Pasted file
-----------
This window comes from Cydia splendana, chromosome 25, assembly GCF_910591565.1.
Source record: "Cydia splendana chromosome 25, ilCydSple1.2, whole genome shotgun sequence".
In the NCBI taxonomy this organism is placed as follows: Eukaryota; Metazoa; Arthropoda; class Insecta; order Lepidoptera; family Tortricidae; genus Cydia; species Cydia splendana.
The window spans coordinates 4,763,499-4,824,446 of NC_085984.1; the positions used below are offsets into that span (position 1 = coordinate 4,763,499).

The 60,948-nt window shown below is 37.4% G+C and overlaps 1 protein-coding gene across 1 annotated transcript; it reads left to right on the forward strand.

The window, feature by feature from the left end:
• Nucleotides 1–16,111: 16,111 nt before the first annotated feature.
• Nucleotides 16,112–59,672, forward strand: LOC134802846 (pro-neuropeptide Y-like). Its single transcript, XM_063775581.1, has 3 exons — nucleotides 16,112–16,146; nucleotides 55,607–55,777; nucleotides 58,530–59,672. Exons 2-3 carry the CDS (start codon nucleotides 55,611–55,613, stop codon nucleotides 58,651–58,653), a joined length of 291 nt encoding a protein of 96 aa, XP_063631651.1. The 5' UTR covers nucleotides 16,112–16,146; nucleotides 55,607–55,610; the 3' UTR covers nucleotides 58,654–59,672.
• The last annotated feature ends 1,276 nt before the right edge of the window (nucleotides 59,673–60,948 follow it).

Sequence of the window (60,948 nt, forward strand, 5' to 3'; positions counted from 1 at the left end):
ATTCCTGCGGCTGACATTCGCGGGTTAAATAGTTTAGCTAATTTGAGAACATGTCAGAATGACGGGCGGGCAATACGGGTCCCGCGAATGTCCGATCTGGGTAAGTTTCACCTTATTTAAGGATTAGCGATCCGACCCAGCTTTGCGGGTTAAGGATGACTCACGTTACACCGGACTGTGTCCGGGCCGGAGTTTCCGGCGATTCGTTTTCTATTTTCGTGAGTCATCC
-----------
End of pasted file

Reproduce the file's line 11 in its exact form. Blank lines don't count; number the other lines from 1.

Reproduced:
ATTCCTGCGGCTGACATTCGCGGGTTAAATAGTTTAGCTAATTTGAGAACATGTCAGAATGACGGGCGGGCAATACGGGTCCCGCGAATGTCCGATCTGGGTAAGTTTCACCTTATTTAAGGATTAGCGATCCGACCCAGCTTTGCGGGTTAAGGATGACTCACGTTACACCGGACTGTGTCCGGGCCGGAGTTTCCGGCGATTCGTTTTCTATTTTCGTGAGTCATCC